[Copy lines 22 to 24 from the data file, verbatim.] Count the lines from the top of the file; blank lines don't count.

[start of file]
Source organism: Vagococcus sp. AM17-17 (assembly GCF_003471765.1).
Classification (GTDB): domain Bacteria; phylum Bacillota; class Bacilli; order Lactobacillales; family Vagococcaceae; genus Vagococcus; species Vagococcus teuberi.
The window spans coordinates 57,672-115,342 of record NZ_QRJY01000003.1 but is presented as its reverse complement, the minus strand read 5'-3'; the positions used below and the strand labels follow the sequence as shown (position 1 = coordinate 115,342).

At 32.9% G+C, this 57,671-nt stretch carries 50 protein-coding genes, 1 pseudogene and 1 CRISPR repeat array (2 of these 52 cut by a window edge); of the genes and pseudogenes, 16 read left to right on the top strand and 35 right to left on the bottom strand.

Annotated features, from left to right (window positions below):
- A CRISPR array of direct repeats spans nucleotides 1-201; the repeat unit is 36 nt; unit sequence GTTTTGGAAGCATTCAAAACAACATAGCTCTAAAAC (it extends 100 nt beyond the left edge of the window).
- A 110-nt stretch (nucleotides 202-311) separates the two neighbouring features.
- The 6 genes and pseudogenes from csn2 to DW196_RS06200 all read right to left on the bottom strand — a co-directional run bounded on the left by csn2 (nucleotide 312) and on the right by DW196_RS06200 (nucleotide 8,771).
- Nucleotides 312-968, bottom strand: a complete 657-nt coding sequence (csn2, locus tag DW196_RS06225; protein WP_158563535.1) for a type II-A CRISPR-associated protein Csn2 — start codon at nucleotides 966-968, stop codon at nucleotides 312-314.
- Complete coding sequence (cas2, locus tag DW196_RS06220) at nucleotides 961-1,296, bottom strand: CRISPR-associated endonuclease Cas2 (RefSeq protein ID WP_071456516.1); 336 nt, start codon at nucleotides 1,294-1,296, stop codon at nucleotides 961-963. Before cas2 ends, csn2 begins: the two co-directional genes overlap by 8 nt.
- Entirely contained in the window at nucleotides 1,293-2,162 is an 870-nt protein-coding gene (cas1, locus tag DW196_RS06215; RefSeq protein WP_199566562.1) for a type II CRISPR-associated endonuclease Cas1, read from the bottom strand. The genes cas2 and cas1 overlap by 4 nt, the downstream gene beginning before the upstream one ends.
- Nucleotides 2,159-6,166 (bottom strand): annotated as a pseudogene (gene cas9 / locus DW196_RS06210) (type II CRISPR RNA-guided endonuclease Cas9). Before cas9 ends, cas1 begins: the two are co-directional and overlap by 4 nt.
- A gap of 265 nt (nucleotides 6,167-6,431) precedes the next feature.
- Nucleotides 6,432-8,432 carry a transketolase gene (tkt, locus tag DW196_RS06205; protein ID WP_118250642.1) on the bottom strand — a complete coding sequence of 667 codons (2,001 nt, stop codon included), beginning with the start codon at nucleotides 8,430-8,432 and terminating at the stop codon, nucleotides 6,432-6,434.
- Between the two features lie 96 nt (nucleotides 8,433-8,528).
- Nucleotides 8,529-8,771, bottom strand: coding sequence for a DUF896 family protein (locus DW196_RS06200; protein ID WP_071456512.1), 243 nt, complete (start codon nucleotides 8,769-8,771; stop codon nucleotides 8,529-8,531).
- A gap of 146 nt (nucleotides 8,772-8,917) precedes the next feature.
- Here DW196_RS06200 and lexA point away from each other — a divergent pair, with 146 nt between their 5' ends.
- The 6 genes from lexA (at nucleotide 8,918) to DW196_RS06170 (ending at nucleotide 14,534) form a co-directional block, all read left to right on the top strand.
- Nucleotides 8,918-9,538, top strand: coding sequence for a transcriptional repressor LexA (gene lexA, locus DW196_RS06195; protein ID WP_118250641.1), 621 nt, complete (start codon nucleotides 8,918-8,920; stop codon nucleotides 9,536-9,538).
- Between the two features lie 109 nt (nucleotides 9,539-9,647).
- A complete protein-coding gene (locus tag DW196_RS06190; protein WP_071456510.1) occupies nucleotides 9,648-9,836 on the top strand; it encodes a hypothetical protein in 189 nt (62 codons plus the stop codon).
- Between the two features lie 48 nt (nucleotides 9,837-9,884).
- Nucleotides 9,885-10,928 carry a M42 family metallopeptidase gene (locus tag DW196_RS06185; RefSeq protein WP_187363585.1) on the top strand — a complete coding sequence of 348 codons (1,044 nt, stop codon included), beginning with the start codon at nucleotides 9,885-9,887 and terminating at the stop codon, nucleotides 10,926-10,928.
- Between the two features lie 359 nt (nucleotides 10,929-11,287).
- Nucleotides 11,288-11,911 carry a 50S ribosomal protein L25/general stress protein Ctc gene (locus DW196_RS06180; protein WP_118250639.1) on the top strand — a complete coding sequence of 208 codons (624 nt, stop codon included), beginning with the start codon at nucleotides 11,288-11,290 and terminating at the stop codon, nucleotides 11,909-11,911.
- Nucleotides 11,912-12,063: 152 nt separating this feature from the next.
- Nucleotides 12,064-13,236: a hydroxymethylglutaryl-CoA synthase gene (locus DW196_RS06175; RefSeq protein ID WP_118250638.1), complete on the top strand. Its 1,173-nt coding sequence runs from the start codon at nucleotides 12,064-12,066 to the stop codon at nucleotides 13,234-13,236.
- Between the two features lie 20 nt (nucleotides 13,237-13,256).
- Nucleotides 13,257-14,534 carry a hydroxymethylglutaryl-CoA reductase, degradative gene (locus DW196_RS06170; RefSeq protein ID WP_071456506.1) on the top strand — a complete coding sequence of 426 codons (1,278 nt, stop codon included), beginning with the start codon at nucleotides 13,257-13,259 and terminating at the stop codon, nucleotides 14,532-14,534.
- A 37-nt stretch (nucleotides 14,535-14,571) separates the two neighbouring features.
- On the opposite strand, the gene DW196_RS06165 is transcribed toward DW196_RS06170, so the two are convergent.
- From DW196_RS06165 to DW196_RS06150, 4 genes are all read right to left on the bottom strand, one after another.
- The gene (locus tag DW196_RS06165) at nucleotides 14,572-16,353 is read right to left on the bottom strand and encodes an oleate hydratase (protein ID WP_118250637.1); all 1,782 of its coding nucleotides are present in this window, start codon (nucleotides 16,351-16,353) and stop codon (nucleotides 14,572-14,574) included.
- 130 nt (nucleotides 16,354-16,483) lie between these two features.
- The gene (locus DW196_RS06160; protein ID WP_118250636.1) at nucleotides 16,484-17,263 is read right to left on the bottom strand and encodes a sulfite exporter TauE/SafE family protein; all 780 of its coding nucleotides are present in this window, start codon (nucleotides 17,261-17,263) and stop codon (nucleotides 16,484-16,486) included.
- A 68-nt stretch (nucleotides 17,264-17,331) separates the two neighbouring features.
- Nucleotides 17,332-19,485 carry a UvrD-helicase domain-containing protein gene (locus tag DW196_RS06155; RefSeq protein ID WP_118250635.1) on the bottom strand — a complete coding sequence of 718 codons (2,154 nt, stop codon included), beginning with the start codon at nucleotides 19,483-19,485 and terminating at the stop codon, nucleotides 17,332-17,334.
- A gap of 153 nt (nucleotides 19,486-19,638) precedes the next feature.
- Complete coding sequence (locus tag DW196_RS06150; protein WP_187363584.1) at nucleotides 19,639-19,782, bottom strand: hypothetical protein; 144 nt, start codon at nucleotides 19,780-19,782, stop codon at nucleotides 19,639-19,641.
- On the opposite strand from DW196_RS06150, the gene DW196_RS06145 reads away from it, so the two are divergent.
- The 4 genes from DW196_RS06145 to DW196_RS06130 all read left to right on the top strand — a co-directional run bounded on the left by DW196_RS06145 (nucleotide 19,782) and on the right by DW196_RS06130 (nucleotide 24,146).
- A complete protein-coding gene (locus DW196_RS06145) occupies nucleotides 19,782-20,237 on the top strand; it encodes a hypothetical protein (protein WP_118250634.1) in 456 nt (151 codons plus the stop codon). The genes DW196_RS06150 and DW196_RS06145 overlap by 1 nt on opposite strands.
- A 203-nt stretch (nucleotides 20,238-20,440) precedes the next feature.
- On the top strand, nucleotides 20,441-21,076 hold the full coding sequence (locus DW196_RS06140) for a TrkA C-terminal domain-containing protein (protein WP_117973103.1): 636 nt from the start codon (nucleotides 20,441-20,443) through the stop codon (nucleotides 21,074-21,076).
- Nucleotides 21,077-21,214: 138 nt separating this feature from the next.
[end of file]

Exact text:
- A complete protein-coding gene (locus tag DW196_RS06190; protein WP_071456510.1) occupies nucleotides 9,648-9,836 on the top strand; it encodes a hypothetical protein in 189 nt (62 codons plus the stop codon).
- Between the two features lie 48 nt (nucleotides 9,837-9,884).
- Nucleotides 9,885-10,928 carry a M42 family metallopeptidase gene (locus tag DW196_RS06185; RefSeq protein WP_187363585.1) on the top strand — a complete coding sequence of 348 codons (1,044 nt, stop codon included), beginning with the start codon at nucleotides 9,885-9,887 and terminating at the stop codon, nucleotides 10,926-10,928.